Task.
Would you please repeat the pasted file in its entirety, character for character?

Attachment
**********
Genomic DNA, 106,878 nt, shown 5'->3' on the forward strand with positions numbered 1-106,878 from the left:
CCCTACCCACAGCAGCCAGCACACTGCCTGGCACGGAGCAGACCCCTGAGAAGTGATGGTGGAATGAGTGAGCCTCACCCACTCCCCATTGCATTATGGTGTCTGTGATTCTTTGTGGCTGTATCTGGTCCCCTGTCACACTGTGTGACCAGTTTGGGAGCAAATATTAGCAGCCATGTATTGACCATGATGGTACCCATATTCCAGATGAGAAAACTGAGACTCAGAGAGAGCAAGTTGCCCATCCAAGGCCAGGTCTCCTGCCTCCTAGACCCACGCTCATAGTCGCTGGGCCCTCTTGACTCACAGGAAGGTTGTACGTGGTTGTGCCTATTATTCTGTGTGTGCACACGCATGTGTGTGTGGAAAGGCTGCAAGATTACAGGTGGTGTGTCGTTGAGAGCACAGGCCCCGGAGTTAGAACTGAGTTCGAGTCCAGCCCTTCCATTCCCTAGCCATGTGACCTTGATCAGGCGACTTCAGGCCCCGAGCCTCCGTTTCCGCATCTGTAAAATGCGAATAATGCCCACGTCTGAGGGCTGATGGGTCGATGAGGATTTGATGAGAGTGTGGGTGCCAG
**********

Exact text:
Genomic DNA, 106,878 nt, shown 5'->3' on the forward strand with positions numbered 1-106,878 from the left:
CCCTACCCACAGCAGCCAGCACACTGCCTGGCACGGAGCAGACCCCTGAGAAGTGATGGTGGAATGAGTGAGCCTCACCCACTCCCCATTGCATTATGGTGTCTGTGATTCTTTGTGGCTGTATCTGGTCCCCTGTCACACTGTGTGACCAGTTTGGGAGCAAATATTAGCAGCCATGTATTGACCATGATGGTACCCATATTCCAGATGAGAAAACTGAGACTCAGAGAGAGCAAGTTGCCCATCCAAGGCCAGGTCTCCTGCCTCCTAGACCCACGCTCATAGTCGCTGGGCCCTCTTGACTCACAGGAAGGTTGTACGTGGTTGTGCCTATTATTCTGTGTGTGCACACGCATGTGTGTGTGGAAAGGCTGCAAGATTACAGGTGGTGTGTCGTTGAGAGCACAGGCCCCGGAGTTAGAACTGAGTTCGAGTCCAGCCCTTCCATTCCCTAGCCATGTGACCTTGATCAGGCGACTTCAGGCCCCGAGCCTCCGTTTCCGCATCTGTAAAATGCGAATAATGCCCACGTCTGAGGGCTGATGGGTCGATGAGGATTTGATGAGAGTGTGGGTGCCAG